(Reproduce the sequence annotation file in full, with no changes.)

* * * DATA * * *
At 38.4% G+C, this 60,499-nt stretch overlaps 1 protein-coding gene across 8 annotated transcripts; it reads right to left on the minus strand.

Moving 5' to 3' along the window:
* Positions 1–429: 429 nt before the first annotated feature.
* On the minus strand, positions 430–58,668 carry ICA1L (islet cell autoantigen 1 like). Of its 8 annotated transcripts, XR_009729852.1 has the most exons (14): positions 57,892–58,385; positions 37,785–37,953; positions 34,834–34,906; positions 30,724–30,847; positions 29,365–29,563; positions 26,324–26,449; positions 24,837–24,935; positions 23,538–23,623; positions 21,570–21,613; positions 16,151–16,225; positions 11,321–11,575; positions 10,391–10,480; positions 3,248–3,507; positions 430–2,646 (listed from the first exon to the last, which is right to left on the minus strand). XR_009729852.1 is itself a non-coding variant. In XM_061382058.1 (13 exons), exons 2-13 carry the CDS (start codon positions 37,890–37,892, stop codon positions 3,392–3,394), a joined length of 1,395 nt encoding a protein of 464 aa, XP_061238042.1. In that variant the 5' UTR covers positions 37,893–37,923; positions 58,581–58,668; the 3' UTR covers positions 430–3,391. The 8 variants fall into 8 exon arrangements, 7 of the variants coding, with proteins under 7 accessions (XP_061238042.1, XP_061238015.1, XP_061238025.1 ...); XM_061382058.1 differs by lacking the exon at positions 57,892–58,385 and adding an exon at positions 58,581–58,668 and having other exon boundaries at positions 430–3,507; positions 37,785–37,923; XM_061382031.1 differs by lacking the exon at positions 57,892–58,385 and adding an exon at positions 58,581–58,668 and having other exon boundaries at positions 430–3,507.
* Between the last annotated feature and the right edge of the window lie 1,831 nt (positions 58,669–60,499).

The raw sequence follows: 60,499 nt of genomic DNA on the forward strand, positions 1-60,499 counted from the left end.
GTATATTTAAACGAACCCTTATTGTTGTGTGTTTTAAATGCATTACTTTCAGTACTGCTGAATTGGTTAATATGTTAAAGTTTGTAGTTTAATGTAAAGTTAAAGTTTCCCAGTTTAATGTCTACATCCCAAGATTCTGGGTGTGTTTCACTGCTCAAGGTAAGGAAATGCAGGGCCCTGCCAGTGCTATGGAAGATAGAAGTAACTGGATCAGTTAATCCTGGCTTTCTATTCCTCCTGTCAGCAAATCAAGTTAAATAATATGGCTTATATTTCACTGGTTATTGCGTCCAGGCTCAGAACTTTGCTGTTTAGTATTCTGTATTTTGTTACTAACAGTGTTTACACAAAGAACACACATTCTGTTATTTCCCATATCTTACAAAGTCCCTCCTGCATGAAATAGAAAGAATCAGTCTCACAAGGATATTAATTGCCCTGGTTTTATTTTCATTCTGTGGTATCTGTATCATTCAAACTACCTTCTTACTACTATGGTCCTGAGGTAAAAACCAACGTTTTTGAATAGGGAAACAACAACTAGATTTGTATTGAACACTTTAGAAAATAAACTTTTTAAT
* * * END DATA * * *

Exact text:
At 38.4% G+C, this 60,499-nt stretch overlaps 1 protein-coding gene across 8 annotated transcripts; it reads right to left on the minus strand.

Moving 5' to 3' along the window:
* Positions 1–429: 429 nt before the first annotated feature.
* On the minus strand, positions 430–58,668 carry ICA1L (islet cell autoantigen 1 like). Of its 8 annotated transcripts, XR_009729852.1 has the most exons (14): positions 57,892–58,385; positions 37,785–37,953; positions 34,834–34,906; positions 30,724–30,847; positions 29,365–29,563; positions 26,324–26,449; positions 24,837–24,935; positions 23,538–23,623; positions 21,570–21,613; positions 16,151–16,225; positions 11,321–11,575; positions 10,391–10,480; positions 3,248–3,507; positions 430–2,646 (listed from the first exon to the last, which is right to left on the minus strand). XR_009729852.1 is itself a non-coding variant. In XM_061382058.1 (13 exons), exons 2-13 carry the CDS (start codon positions 37,890–37,892, stop codon positions 3,392–3,394), a joined length of 1,395 nt encoding a protein of 464 aa, XP_061238042.1. In that variant the 5' UTR covers positions 37,893–37,923; positions 58,581–58,668; the 3' UTR covers positions 430–3,391. The 8 variants fall into 8 exon arrangements, 7 of the variants coding, with proteins under 7 accessions (XP_061238042.1, XP_061238015.1, XP_061238025.1 ...); XM_061382058.1 differs by lacking the exon at positions 57,892–58,385 and adding an exon at positions 58,581–58,668 and having other exon boundaries at positions 430–3,507; positions 37,785–37,923; XM_061382031.1 differs by lacking the exon at positions 57,892–58,385 and adding an exon at positions 58,581–58,668 and having other exon boundaries at positions 430–3,507.
* Between the last annotated feature and the right edge of the window lie 1,831 nt (positions 58,669–60,499).

The raw sequence follows: 60,499 nt of genomic DNA on the forward strand, positions 1-60,499 counted from the left end.
GTATATTTAAACGAACCCTTATTGTTGTGTGTTTTAAATGCATTACTTTCAGTACTGCTGAATTGGTTAATATGTTAAAGTTTGTAGTTTAATGTAAAGTTAAAGTTTCCCAGTTTAATGTCTACATCCCAAGATTCTGGGTGTGTTTCACTGCTCAAGGTAAGGAAATGCAGGGCCCTGCCAGTGCTATGGAAGATAGAAGTAACTGGATCAGTTAATCCTGGCTTTCTATTCCTCCTGTCAGCAAATCAAGTTAAATAATATGGCTTATATTTCACTGGTTATTGCGTCCAGGCTCAGAACTTTGCTGTTTAGTATTCTGTATTTTGTTACTAACAGTGTTTACACAAAGAACACACATTCTGTTATTTCCCATATCTTACAAAGTCCCTCCTGCATGAAATAGAAAGAATCAGTCTCACAAGGATATTAATTGCCCTGGTTTTATTTTCATTCTGTGGTATCTGTATCATTCAAACTACCTTCTTACTACTATGGTCCTGAGGTAAAAACCAACGTTTTTGAATAGGGAAACAACAACTAGATTTGTATTGAACACTTTAGAAAATAAACTTTTTAAT